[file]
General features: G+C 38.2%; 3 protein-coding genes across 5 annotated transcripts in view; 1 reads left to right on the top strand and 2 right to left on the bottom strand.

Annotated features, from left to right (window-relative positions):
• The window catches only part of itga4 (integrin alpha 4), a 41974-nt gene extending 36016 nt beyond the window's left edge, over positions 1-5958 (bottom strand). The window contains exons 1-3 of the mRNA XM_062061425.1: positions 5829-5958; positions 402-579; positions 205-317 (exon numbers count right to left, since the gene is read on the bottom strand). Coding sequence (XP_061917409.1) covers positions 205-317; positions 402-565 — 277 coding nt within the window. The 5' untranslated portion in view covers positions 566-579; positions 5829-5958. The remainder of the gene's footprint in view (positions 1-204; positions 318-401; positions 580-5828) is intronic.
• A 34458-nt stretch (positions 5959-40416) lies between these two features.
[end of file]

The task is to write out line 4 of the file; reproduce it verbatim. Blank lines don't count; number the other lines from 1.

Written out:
• A 34458-nt stretch (positions 5959-40416) lies between these two features.